By Ela Heeley
When the LSESU Debate Society announced their event “Israel’s Perspective: A New Era in the Middle East”, one could safely expect that the controversy between Israel and Palestine would attract healthy backlash and scrutiny. Some emotionally charged questions or a few strongly worded emails, perhaps. Instead, what ensued was an embarrassing showdown demonstrating the lamentable state of free speech on campus, contributing to the toxic notion of ‘no-platforming’ – the radical movement where groups or ideas are boycotted because they are deemed unacceptable and offensive, systematically destroying freedom of expression for academics and students.
I want to unequivocally state that I do not agree with, nor endorse, the views of the Israeli ambassador to the United Kingdom, Tzipi Hotovely. I find her to be a blatant racist and Islamophobe, a jarring example of extremism in contemporary government. The views expressed here are not affiliated with any of the societies mentioned.
Before I came to university, I would have thought it rare for students, who pay thousands of pounds a year to listen to renowned academics and politicians, to intentionally try to stop a debate. The very concept of ‘cancel culture’ in higher education seemed exaggerated. Reports of it looked, from afar, like a scare tactic pioneered by the far right to encourage disdain toward liberal millennials and Gen Z-ers. However, it took barely half of Michaelmas Term for the issue of free speech to arise.
The Debate Society event was promoted as an “interactive session”, a chance to call out and oppose Hotovely on her views in an open public forum. It never claimed to support Zionism or the policy of the Israeli government and maintained political neutrality. And yet, in response, committee members were threatened, harassed, and intimidated by our own student body. People attending the event or leaving classes at 32 Lincoln’s Inn were yelled at and jeered. The Palestine Society, alongside LSE for Palestine, campaigned for complete event shutdown and, at the very least, the removal of security measures and police presence on campus. It was abundantly clear that for many, the desire to be sheltered from negative discourse took precedence over academic freedom and even physical safety.
And this isn’t an isolated incident. Rather, it is one example of a pattern of students facilitating harmful speech restrictions. LSE Class War – who removed their Instagram account after making an Instagram story that threatened to smash Tzipi Hotovely’s car – notoriously fought (unsuccessfully) for the de-platforming of the Hayek Society back in July, citing its open dialogue around free-market economics as “outwardly call[ing] for the oppression of working class people”.
More recently, our Conservative Society received a torrent of abuse after a post on a society debate concerning the privatisation of the NHS gained traction on Twitter. Social media users called for the silencing of such a debate due to the controversial subject matter. Some of the more colourful messages included stating LSE conservatives “belong in a labour camp”, hoping the roof “spontaneously collapsed and buried them all”. Conservative committee member Natasha Bellinger commented: “I think no-platforming poses a massive problem to the LSE campus: encountering and challenging views you disagree with is an important part of education. As an education establishment I think it’d be foolish to give up on an opportunity [to] learn from other people’s opinions.”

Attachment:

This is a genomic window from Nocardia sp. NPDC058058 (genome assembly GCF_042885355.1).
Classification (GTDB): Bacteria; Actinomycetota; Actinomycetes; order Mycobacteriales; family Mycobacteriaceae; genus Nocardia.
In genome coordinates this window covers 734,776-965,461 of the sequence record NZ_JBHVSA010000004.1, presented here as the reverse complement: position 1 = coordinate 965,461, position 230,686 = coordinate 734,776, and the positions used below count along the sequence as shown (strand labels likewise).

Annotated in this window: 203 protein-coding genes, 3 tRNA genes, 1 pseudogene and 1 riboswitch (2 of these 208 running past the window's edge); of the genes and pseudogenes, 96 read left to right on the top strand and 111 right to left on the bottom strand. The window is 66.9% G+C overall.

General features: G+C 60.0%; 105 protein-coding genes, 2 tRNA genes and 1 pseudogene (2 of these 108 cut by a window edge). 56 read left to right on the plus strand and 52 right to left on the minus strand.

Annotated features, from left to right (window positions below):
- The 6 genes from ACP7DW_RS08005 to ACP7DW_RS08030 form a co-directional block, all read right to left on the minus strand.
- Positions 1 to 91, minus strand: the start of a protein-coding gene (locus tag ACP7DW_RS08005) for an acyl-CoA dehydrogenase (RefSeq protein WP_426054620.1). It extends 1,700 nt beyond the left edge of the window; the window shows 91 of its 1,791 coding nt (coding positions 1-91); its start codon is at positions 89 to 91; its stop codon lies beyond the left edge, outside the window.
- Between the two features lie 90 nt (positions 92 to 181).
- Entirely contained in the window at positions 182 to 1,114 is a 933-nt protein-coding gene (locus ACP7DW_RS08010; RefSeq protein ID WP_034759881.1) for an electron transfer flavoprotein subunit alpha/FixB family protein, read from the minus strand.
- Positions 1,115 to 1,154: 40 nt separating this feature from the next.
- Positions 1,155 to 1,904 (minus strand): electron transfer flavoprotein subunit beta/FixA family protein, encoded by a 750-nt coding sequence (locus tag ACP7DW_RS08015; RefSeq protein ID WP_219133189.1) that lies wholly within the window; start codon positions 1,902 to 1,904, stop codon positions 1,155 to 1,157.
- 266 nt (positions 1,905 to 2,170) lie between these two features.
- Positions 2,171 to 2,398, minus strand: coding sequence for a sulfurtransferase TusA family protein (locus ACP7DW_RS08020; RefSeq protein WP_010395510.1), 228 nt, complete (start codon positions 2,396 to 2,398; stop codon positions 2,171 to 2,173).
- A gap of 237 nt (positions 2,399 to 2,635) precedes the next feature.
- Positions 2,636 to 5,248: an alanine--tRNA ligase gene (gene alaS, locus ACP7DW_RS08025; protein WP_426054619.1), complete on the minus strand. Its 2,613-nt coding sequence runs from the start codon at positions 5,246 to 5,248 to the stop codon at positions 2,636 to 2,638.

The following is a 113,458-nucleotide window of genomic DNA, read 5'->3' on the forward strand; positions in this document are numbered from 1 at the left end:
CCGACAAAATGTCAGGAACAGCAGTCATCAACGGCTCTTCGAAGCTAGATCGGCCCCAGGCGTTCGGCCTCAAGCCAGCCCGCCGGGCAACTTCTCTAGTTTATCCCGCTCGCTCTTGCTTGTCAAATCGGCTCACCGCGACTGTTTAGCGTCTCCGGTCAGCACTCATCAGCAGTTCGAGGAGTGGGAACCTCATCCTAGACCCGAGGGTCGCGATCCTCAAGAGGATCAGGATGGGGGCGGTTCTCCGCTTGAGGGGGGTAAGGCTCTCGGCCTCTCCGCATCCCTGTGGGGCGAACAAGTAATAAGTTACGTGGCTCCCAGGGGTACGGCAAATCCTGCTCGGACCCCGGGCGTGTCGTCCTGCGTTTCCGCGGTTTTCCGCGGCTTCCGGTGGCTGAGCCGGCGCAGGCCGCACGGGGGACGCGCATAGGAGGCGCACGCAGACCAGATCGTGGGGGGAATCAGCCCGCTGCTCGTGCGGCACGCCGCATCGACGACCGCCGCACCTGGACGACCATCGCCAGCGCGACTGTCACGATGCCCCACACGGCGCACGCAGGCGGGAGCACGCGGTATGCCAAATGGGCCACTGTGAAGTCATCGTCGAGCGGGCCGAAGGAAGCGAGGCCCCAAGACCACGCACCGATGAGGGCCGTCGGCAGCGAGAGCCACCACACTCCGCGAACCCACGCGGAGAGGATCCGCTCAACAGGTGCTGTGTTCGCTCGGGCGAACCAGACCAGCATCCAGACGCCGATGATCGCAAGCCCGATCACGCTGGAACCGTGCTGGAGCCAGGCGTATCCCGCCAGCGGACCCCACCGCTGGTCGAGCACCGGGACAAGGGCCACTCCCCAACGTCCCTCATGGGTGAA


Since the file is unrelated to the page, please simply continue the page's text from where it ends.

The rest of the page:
Here, I must agree. Whilst I completely empathise with the sensitivities of those who feel offended by certain speakers, I also believe there should be extremely few conditions to free speech. Provided nobody incites violence or causes physical harm, you should be able to say whatever you want. It is fair and just, because you are then responsible for whatever consequences you receive, whatever people may respond with. No human being should be penalised for who they choose to listen to, especially in an educational setting. Have we become so comfortable that we, as a world leading university in politics, cannot allow an interaction with diplomats we disagree with?
What’s more, while the Israeli ambassador finished her discussion in its entirety, the Palestinian ambassador to the UK, Husam Zomlot, postponed his talk after the hostilities on 9 November. The official statement released by the Debate Society stated Zomlot “wishes to return to his alma mater when there is a healthier environment”. This is especially counterproductive as the protests were in support of the Palestianian cause. It has been rumoured that other societies have also had speakers pull out of events in the aftermath. In trying to de-platform someone they were at odds with, demonstrators only put a stop to political balance, and ironically stopped the side they were supporting.
There has never been and will never be any defence for discrimination. It is one of the most abhorrent qualities of mankind and a substantial menace to society. But if it is not heard, it cannot be challenged. We allow it to persist and subsequently refuse to learn from our wrongs. I commend the Debate Society for continuing to host the event despite the madness, and I equally respect all those who (peacefully) protested and continue to engage in open discourse concerning these debatable topics. However, what I cannot stand for is the suppression of the diversity of opinion at our university and in society in general.
Note: I also contacted the Labour Society and the Lib Dem Society. However, comments could not be given in time for the publication of this article.